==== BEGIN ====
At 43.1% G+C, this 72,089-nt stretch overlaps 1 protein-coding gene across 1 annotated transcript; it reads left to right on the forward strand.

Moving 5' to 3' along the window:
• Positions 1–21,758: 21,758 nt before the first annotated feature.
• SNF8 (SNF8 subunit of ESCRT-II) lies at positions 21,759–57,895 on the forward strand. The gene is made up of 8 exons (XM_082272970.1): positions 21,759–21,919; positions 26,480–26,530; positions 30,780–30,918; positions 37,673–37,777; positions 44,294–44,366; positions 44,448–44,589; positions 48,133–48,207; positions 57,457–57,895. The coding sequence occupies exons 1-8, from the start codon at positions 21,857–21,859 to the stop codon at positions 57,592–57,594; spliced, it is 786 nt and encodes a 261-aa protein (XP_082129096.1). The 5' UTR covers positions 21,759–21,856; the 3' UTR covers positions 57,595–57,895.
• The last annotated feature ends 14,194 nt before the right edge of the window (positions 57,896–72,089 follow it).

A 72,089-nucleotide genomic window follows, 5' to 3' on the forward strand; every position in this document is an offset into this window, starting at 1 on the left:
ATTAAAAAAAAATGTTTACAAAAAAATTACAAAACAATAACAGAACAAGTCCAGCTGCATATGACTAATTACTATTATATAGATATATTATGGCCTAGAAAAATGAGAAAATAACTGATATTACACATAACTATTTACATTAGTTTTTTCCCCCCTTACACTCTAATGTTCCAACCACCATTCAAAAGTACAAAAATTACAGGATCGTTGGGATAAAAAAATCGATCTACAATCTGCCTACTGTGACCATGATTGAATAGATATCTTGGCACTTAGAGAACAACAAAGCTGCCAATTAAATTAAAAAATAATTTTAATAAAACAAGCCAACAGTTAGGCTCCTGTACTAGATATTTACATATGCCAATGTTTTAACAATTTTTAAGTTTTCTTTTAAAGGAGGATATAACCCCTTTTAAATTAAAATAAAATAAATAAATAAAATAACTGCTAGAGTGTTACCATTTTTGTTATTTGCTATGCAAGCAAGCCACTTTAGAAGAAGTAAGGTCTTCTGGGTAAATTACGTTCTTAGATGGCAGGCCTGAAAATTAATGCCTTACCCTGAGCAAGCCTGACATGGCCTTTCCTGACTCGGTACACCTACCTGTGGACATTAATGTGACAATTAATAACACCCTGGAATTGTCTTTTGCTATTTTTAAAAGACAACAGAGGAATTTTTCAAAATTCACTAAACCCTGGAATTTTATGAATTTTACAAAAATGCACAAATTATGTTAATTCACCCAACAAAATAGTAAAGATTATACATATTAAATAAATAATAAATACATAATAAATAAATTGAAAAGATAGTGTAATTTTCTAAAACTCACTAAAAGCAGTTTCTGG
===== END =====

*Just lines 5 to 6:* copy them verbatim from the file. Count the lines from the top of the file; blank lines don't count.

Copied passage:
• The last annotated feature ends 14,194 nt before the right edge of the window (positions 57,896–72,089 follow it).

A 72,089-nucleotide genomic window follows, 5' to 3' on the forward strand; every position in this document is an offset into this window, starting at 1 on the left: